In information society, social media is a double-edged weapon. It is a handy tool in promoting social harmony but also a convenient mode of promoting prejudices and hatred in a plural social fabric. Sri Lanka is a case to study its dual role. Access to social media in Sri Lanka is high. At present 6.2 million Sri Lankans are on social media. More than 50% Sri Lankans access breaking news from social media. As anyone can post anything without being accountable for fact-checking on this public platform, misinformation spreads faster online. Hence, it is not always a trusted news source and people are more likely to encounter false and misleading information on a daily basis. For the past few years, Sri Lanka has encountered several cases where individuals or groups of individuals used social media to incite emotional responses and distract social harmony. This is a matter of serious concern as it has posed a grave impact on the fragile ethnic and religious harmony in post-war Sri Lanka. This study explores how social media manipulates public opinion in Sri Lanka with vested interests, with special attention to anti-Muslim campaign. It traces the motivations behind the spread of misinformation, the psychology of fake news, i.e, the way these campaigns work and how they convince people. By analyzing identified cases in post-war Sri Lanka that were instigated by the forces who are active in social media, the paper analyses the causes, outcomes and the many implications that had been left behind until today. It also offers suggestions to combat the spread of fake news and misinformation by strengthening relevant institutions and tools through invigorating democratic practices such as the rule of law and building social forces and social resilience in post-conflict Sri Lanka.


Environment and Sustainable Growth: Balancing Competing Interests in Post-COVID Sri Lanka


Ayodhya Krishani Amarajeewa
Regional Centre for Strategic Studies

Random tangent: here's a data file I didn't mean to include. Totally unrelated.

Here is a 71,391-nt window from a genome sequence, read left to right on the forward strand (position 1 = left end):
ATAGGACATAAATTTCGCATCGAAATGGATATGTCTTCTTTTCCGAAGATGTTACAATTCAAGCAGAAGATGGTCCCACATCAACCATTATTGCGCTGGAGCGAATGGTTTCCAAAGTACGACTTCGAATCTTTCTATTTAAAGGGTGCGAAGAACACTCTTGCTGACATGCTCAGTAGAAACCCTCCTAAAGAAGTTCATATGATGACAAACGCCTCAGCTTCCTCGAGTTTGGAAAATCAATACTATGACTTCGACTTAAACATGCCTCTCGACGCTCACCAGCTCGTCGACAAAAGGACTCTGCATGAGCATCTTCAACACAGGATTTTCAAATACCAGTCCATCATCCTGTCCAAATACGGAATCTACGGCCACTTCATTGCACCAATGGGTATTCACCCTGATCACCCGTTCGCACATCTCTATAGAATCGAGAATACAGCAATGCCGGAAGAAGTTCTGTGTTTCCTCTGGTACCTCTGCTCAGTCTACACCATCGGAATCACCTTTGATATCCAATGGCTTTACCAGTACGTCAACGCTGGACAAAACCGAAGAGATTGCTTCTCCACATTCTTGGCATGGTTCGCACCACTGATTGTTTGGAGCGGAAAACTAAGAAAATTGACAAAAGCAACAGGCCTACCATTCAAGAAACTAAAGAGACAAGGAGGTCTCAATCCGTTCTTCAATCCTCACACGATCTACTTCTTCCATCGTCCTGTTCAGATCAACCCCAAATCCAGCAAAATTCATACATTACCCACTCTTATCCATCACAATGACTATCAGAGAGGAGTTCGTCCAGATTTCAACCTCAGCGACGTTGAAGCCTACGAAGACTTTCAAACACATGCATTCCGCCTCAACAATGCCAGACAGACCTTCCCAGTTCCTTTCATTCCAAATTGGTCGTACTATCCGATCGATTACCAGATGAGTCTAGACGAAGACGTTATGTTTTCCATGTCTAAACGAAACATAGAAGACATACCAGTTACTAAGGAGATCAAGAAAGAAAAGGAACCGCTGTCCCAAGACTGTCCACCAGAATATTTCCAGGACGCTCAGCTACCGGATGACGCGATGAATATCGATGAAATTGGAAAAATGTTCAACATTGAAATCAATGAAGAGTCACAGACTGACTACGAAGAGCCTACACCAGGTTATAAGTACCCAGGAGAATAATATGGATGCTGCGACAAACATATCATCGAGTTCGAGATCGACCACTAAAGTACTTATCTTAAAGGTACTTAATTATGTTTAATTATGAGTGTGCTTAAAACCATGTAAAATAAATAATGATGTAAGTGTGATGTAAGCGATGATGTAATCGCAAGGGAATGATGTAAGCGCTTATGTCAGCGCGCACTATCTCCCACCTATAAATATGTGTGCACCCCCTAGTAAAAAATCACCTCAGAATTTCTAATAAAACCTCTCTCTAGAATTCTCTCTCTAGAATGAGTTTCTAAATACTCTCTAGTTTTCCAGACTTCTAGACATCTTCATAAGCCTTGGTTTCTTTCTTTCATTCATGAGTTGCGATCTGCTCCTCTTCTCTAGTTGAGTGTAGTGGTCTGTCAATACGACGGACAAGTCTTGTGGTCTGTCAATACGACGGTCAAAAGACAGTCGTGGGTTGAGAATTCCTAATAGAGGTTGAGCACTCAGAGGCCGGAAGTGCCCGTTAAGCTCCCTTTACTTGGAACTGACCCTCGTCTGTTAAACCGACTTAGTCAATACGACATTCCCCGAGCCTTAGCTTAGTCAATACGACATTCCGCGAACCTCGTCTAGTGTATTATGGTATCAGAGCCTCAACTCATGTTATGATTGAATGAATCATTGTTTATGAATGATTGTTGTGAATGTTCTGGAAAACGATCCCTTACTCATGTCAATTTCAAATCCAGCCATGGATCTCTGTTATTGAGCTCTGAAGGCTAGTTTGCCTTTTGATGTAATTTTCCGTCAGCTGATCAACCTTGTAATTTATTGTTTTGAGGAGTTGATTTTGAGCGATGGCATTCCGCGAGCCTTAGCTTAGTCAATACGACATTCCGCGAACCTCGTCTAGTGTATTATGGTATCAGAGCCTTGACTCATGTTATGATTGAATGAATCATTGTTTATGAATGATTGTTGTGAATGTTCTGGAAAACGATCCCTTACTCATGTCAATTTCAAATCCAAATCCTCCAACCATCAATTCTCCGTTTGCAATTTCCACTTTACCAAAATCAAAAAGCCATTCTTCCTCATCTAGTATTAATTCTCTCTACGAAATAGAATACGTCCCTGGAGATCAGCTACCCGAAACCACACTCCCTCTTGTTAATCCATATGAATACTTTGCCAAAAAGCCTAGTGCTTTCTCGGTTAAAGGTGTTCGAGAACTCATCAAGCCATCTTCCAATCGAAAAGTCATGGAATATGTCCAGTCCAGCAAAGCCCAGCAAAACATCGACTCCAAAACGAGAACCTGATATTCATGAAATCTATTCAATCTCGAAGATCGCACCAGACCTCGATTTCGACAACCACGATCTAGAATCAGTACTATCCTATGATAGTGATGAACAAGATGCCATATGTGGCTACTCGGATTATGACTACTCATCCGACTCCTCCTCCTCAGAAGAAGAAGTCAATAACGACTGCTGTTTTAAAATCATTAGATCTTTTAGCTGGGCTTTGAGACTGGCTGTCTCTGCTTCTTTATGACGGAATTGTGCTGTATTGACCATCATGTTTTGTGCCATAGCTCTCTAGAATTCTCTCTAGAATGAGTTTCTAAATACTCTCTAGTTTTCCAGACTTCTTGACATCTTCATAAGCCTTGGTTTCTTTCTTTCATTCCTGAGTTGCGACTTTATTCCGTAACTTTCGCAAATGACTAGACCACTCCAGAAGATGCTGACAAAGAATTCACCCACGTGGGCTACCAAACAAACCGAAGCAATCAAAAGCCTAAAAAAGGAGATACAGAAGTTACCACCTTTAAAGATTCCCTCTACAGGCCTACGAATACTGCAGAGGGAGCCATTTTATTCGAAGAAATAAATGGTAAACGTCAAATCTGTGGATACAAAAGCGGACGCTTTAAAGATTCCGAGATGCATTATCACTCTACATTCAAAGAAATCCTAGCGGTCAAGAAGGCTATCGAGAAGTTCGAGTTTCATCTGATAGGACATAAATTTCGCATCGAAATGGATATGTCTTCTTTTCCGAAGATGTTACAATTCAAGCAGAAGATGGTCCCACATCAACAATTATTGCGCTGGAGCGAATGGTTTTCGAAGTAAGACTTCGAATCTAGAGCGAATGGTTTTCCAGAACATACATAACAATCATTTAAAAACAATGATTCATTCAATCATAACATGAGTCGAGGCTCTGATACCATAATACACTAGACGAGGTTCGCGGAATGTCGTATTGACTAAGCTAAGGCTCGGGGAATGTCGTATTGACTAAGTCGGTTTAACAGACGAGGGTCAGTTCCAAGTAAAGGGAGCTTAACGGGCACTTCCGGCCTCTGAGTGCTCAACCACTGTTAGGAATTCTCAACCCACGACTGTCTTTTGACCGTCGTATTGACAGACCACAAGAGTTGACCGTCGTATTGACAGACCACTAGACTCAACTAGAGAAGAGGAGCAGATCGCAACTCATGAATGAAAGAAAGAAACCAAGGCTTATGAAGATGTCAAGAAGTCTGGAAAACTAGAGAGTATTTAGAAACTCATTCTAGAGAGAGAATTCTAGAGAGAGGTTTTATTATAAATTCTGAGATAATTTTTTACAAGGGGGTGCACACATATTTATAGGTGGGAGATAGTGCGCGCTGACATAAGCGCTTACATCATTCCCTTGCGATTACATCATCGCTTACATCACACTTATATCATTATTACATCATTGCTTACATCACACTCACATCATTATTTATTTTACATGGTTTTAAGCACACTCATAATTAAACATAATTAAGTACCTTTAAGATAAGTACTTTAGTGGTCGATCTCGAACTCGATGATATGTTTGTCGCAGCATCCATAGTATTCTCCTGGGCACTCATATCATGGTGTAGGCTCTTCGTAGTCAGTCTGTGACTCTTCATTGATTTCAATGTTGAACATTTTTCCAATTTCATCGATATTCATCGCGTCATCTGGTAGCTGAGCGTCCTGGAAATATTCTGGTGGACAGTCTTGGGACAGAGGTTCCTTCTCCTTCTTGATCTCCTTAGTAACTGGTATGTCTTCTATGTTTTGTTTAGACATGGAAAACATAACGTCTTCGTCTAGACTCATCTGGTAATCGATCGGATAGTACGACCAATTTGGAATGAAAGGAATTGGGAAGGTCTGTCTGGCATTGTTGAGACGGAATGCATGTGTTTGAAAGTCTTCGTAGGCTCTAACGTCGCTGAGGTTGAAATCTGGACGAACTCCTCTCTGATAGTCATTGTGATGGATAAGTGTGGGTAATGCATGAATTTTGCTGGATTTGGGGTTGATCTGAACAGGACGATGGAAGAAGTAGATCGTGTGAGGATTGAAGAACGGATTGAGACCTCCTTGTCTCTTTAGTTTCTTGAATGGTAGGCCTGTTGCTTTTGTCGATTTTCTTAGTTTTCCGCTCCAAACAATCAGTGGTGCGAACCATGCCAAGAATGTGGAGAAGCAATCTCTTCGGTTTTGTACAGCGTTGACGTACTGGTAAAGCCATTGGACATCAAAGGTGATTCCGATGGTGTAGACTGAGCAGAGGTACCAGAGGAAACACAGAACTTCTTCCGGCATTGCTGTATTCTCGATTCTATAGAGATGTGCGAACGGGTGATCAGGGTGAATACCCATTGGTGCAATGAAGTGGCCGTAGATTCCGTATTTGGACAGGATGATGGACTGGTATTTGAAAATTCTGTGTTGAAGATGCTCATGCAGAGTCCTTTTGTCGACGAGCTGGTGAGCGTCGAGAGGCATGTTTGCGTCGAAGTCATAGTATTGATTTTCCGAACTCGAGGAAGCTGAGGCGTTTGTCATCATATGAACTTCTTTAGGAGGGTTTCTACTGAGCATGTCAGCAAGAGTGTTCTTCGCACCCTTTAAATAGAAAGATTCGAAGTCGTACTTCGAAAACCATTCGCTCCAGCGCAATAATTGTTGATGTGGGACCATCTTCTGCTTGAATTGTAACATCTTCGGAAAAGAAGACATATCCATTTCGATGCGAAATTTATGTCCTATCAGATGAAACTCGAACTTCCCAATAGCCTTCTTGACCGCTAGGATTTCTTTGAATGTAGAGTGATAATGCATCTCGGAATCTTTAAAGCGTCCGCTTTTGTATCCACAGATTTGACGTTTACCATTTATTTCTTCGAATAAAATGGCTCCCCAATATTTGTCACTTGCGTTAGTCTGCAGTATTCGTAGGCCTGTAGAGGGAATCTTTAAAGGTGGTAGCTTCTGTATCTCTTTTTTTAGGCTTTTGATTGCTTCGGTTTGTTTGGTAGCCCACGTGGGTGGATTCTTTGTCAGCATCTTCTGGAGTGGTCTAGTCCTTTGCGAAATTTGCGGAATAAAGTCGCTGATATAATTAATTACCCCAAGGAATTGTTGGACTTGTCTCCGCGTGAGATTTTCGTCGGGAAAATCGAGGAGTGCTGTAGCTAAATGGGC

Balancing objectives and concerns relating to environment and sustainable growth has become key issues in Sri Lanka. Both environment and sustainable growth are equally important. It is not possible to achieve one at the expense of the other. There are many interest and pressure groups promoting environmental sustainability. In the meantime, other interest groups and those who are more focused on faster economic growth promote sustainable growth. In these contrasting interests, policymakers are faced with a delicate issue whether to adhere to fast-paced growth or to prioritize environment or how to balance the two. In the historical context, in the post-war era, the environmental degradation has been a point of contest in the development forums. Far-reaching implications of fast economic growth are evident in the post-war development, as the need is to meet the targeted development in a given timeframe. This created a scenario where deforestation is rampant and development that jeopardized the environmental balance. Similarly, the post-COVID Sri Lanka is at the risk of jeopardy if post-COVID recovery and development to take place out-smarting the environmental sustainability. If Sri Lanka is going to be far too fast and impatient in reversing socio-economic implications of COVID-19 pandemic, it is possible that Sri Lanka might stumble on its way to post-COVID recovery. In this context, this paper is an attempt to analyse the competing interests of environmental sustainability, sustainable growth and fast-paced growth in post-COVID Sri Lanka. This paper defines environmental sustainability on the following three aspects: management of renewable resources; pollution control (sustainable waste management); and management of non-renewable resources (development of substitutes). Based on this definition, this paper will explore how post-COVID Sri Lanka will ensure environmental sustainability and how Sri Lanka will balance it with its socio-economic growth prospects.